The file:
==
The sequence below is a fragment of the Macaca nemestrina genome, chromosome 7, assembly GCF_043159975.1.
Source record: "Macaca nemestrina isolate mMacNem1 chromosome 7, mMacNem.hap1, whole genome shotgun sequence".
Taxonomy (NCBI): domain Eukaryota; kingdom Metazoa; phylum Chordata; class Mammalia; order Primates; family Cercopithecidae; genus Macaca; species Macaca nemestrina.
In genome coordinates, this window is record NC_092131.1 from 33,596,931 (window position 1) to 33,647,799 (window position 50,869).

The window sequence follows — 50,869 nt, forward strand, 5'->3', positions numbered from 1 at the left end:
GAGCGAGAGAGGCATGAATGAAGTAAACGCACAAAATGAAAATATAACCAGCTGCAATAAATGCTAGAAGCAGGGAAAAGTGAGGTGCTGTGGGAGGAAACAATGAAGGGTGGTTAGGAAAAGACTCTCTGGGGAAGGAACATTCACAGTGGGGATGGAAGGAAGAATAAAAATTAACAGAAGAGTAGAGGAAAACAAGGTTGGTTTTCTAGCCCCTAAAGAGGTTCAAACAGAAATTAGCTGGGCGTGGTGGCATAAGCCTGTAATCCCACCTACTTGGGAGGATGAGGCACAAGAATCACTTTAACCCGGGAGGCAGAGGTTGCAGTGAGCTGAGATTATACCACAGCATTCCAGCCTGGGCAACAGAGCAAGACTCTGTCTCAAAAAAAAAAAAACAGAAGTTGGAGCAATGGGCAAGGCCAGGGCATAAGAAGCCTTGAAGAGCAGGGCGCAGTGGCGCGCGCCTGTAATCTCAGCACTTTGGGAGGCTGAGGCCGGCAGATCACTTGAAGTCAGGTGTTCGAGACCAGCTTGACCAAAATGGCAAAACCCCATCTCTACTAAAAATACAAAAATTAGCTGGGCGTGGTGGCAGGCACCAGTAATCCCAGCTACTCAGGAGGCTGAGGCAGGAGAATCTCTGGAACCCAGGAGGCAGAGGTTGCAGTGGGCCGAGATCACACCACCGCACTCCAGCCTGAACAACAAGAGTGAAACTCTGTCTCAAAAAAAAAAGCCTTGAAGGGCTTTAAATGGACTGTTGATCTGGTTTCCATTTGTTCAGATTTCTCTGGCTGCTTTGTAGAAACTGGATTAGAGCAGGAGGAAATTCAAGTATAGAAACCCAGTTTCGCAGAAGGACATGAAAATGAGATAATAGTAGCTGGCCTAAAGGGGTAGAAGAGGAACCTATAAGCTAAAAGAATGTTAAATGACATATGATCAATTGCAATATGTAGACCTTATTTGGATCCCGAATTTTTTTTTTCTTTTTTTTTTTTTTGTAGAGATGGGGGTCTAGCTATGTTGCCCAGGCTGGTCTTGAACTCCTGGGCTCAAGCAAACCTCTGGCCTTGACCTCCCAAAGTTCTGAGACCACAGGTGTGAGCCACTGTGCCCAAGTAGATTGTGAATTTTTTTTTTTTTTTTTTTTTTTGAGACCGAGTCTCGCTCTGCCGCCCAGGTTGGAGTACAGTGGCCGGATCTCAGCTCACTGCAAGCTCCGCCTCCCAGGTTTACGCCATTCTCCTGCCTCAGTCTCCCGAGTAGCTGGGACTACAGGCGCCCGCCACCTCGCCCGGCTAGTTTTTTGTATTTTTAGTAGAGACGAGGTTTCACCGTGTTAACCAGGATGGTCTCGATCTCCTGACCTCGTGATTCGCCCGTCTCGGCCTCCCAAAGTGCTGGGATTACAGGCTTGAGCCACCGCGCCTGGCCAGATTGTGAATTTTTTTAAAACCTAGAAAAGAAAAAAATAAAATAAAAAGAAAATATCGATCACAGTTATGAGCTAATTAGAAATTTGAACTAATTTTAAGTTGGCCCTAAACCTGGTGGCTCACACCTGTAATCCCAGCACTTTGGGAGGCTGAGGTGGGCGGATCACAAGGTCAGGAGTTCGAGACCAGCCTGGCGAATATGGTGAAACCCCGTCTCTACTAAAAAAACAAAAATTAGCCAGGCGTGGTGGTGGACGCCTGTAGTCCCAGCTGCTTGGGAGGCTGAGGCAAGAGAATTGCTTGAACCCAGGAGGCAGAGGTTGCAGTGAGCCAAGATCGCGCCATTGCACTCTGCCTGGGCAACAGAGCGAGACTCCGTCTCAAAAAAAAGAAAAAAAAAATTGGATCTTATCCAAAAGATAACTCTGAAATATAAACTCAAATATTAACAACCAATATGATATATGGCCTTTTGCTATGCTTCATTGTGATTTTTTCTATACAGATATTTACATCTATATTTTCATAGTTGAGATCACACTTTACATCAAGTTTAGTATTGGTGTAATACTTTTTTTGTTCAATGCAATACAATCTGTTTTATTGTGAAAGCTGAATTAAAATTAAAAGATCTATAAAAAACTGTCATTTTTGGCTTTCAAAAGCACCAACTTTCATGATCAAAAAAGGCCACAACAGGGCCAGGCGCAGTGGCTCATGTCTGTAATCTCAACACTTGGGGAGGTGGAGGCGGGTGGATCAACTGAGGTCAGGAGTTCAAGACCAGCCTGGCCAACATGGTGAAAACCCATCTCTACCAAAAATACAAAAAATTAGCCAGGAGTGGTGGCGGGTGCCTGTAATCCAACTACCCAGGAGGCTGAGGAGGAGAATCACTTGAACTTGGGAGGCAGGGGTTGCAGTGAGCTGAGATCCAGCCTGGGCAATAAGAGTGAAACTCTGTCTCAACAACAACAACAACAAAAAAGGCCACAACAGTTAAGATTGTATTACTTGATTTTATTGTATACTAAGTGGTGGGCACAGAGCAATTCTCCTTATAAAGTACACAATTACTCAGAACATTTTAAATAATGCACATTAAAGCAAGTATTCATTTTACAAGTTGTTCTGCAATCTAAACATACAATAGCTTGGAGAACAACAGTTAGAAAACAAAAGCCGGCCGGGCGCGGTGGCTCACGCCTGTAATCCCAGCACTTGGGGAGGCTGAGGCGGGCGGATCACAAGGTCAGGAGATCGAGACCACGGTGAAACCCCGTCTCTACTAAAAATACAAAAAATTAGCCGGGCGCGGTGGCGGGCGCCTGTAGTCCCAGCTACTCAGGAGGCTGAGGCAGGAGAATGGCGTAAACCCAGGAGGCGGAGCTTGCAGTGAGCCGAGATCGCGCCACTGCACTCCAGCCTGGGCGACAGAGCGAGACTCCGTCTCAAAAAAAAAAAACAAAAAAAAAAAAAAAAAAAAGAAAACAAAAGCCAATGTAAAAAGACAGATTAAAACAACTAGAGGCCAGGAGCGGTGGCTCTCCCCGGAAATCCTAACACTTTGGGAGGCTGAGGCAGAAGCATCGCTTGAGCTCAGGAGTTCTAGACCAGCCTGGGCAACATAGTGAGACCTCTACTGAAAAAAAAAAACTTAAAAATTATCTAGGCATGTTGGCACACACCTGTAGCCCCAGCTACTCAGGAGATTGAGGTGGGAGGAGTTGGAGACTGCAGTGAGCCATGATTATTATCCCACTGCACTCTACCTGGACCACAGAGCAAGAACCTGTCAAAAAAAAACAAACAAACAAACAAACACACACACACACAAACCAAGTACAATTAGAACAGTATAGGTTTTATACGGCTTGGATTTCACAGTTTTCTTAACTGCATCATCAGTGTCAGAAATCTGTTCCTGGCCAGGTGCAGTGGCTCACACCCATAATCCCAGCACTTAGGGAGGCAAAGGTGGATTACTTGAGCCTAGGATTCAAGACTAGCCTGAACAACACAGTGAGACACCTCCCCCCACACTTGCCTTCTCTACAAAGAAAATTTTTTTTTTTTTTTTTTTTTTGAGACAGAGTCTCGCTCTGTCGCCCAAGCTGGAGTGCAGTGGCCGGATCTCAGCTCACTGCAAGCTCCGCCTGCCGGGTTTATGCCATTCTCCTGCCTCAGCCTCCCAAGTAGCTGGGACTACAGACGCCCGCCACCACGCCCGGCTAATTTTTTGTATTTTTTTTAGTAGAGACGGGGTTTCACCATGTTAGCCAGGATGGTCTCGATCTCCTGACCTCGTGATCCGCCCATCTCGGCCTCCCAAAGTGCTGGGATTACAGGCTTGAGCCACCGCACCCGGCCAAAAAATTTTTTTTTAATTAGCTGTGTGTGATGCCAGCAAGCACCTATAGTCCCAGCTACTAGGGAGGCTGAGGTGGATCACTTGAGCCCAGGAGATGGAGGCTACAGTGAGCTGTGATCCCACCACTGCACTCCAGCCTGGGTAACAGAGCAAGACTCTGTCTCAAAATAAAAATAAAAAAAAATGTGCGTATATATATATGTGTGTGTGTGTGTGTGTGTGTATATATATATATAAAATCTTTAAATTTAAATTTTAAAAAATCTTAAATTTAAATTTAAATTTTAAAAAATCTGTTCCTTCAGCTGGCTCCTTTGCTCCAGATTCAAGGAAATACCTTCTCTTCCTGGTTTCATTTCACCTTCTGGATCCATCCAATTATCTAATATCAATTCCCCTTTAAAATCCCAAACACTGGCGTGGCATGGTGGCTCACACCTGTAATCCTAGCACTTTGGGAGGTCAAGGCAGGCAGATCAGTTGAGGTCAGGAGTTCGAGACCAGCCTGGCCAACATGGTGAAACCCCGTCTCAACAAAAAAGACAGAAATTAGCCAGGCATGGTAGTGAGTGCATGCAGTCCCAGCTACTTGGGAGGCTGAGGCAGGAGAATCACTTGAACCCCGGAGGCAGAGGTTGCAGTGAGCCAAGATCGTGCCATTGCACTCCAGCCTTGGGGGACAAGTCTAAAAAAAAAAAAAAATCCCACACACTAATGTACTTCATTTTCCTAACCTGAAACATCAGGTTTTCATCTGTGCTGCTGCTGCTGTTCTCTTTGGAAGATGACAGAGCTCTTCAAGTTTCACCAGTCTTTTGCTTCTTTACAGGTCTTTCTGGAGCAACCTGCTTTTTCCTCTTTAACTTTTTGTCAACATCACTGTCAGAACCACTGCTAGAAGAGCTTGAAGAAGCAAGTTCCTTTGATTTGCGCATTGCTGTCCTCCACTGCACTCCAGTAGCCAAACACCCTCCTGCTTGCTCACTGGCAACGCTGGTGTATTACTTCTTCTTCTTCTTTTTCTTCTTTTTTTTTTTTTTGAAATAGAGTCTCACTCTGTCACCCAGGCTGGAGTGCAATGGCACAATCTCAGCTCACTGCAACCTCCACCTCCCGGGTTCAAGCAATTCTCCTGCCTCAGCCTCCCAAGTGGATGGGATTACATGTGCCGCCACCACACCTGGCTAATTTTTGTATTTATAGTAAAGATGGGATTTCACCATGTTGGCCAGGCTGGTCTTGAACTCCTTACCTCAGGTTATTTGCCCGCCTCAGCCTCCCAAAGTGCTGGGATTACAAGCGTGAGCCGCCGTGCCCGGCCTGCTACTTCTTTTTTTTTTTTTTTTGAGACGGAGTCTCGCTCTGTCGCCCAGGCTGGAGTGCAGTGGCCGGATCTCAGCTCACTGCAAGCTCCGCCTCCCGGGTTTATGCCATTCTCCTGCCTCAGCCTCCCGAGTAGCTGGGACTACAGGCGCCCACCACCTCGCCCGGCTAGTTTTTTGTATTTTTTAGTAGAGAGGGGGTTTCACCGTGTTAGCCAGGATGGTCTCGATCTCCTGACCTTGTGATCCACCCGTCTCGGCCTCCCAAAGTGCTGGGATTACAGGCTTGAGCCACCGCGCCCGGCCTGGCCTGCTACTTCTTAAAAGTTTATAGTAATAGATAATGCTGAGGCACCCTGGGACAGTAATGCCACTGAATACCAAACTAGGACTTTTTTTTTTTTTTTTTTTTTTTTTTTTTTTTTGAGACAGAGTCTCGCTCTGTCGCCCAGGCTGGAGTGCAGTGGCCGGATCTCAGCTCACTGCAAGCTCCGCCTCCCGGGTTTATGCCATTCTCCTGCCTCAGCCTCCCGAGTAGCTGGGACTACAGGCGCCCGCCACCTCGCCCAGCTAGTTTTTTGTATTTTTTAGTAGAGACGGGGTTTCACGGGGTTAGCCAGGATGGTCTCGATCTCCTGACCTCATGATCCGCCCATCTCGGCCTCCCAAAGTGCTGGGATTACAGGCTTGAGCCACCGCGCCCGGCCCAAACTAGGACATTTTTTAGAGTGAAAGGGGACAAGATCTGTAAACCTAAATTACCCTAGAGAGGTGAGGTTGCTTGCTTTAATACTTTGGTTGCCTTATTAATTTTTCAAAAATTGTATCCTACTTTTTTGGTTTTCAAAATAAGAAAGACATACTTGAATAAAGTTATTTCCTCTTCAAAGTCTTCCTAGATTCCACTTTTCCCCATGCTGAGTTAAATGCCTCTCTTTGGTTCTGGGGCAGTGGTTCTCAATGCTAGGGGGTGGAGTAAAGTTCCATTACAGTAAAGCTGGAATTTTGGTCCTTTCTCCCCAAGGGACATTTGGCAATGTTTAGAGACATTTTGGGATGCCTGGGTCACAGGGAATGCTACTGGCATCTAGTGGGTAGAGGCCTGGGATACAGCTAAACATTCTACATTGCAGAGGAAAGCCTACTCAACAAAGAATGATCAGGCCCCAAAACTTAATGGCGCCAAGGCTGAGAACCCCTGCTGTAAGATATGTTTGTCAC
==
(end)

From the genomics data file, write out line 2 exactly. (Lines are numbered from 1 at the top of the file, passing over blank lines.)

Source record: "Macaca nemestrina isolate mMacNem1 chromosome 7, mMacNem.hap1, whole genome shotgun sequence".